Original Research

Syncretism in the church of Philippi

Eduard Verhoef
HTS Teologiese Studies / Theological Studies | Vol 64, No 2 | a54 | DOI: https://doi.org/10.4102/hts.v64i2.54 | © 2008 Eduard Verhoef | This work is licensed under CC Attribution 4.0
Submitted: 14 January 2008 | Published: 14 January 2008

About the author(s)

Eduard Verhoef, University of Pretoria, South Africa

Full Text:

PDF (181KB)

Share this article

Bookmark and Share

Abstract

It has been known for a long time that the history of Christianity has seen the incorporation of syncretistic elements. This is not at all exceptional. On the contrary, in order to grow, any religion necessarily fits in with the existing frame of reference. It is hardly surprising then, that elements of Hellenistic hero worship were adopted in the veneration of the Christian martyrs. Over a century ago, E Lucius presented several examples of such phenomena in his book, Die Anfänge des Heiligenkults in der christlichen Kirche (1904), arguing that Christian churches adopted several rituals and ideas from older pagan cults. Indeed, excavations in Philippi have revealed a connection in the first decades of the fourth century between the Christian cult and the cult of a certain Euephenes, son of Exekestos. He was probably an initiate into the mystery cult of the Kabeiroi. This can only mean that in Philippi as elsewhere syncretistic elements must have crept in. In the beginning of the fourth century the Basilica of Paul was added onto the Hellenistic shrine, so that the buildings shared one wall. In the first half of the fifth century this Basilica was replaced by the bigger Octagon. A baptistery was constructed, and the Hellenistic heroon was incorporated into these buildings. Around this time the cult of the Hellenistic hero Euephenes was supplanted by the veneration of the Christian hero par excellence, the apostle Paul.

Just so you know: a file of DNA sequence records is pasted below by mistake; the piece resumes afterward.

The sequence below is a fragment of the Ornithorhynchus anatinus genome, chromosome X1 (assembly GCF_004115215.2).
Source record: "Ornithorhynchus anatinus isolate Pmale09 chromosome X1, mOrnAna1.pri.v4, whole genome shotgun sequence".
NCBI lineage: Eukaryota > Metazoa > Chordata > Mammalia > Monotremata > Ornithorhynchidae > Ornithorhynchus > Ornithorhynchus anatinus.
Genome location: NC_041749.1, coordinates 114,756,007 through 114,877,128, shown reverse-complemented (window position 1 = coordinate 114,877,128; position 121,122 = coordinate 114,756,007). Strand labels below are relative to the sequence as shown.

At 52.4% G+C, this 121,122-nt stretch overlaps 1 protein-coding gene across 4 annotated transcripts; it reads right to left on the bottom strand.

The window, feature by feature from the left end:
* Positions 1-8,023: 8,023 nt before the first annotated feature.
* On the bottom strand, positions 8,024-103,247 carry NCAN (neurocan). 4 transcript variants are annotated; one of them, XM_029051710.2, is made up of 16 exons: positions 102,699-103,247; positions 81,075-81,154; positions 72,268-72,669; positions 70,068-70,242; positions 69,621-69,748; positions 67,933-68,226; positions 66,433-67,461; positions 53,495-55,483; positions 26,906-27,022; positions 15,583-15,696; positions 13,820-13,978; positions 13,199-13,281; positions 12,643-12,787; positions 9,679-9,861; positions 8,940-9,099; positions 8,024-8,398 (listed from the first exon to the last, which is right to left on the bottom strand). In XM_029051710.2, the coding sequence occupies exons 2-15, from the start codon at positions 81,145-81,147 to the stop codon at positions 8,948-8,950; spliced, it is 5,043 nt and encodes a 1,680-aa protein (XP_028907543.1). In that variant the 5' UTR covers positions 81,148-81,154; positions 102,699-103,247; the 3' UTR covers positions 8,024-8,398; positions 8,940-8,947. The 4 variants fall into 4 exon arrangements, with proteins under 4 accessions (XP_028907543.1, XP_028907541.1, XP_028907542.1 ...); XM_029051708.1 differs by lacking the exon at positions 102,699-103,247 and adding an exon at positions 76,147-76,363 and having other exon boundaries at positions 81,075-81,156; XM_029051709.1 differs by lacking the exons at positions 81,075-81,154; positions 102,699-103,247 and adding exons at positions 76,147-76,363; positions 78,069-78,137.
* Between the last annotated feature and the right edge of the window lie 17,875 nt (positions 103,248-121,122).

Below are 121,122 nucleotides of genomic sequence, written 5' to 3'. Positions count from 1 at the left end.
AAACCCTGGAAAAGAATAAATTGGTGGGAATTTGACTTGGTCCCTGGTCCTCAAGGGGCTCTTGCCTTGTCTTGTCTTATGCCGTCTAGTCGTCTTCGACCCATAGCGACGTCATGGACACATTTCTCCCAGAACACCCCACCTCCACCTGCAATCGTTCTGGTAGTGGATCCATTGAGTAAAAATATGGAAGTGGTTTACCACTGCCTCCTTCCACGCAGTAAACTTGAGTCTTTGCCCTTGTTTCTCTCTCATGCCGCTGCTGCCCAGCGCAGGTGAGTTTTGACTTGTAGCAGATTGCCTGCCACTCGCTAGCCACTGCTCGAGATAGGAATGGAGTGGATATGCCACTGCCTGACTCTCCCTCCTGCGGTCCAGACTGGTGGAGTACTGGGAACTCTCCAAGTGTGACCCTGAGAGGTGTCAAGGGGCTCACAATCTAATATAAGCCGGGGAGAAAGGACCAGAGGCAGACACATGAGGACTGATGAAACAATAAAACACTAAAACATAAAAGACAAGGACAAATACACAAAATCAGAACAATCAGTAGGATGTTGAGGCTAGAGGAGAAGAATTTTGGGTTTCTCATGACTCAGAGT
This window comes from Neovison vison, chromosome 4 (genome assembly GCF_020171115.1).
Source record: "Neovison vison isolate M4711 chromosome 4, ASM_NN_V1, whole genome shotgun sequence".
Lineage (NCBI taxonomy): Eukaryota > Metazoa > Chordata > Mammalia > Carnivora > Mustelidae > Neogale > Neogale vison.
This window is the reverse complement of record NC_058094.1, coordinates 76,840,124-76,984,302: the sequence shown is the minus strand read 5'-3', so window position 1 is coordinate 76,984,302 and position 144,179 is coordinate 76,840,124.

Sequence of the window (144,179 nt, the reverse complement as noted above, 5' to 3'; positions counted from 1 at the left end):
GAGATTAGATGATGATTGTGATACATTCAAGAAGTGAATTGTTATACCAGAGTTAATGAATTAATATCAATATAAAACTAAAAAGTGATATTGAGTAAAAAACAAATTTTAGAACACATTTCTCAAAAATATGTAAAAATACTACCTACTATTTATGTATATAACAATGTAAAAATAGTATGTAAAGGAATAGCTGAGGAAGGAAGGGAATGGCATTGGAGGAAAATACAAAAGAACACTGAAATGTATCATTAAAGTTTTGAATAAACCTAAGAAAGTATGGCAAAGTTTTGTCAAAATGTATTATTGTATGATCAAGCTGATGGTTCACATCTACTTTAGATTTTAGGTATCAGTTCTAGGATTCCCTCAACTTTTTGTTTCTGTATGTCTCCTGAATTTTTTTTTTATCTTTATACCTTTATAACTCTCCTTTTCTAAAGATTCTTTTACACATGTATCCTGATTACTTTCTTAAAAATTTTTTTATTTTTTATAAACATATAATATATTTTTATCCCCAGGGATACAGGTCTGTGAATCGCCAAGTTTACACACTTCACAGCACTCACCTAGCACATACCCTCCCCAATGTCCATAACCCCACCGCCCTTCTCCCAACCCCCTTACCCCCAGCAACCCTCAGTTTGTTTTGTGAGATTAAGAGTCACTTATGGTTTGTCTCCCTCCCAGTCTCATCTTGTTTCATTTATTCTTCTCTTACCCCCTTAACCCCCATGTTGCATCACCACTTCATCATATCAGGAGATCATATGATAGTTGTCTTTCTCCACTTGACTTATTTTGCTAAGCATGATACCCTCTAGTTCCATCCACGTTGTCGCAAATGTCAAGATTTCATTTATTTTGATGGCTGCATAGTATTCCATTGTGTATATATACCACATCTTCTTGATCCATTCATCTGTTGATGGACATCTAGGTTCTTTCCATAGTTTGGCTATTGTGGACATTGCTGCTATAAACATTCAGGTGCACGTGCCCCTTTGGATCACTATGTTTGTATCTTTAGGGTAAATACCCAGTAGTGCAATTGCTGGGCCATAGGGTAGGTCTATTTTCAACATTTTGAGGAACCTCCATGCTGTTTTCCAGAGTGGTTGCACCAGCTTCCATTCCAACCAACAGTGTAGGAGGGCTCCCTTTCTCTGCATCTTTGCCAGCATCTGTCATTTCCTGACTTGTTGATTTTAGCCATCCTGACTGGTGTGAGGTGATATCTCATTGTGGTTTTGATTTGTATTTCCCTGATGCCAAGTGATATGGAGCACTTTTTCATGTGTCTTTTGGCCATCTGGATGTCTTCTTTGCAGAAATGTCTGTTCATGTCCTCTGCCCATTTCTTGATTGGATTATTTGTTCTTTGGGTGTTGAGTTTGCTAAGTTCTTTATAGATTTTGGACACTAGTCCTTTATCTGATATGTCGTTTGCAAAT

Keywords

No related keywords in the metadata.

Metrics

Total abstract views: 2367
Total article views: 3049


Crossref Citations

No related citations found.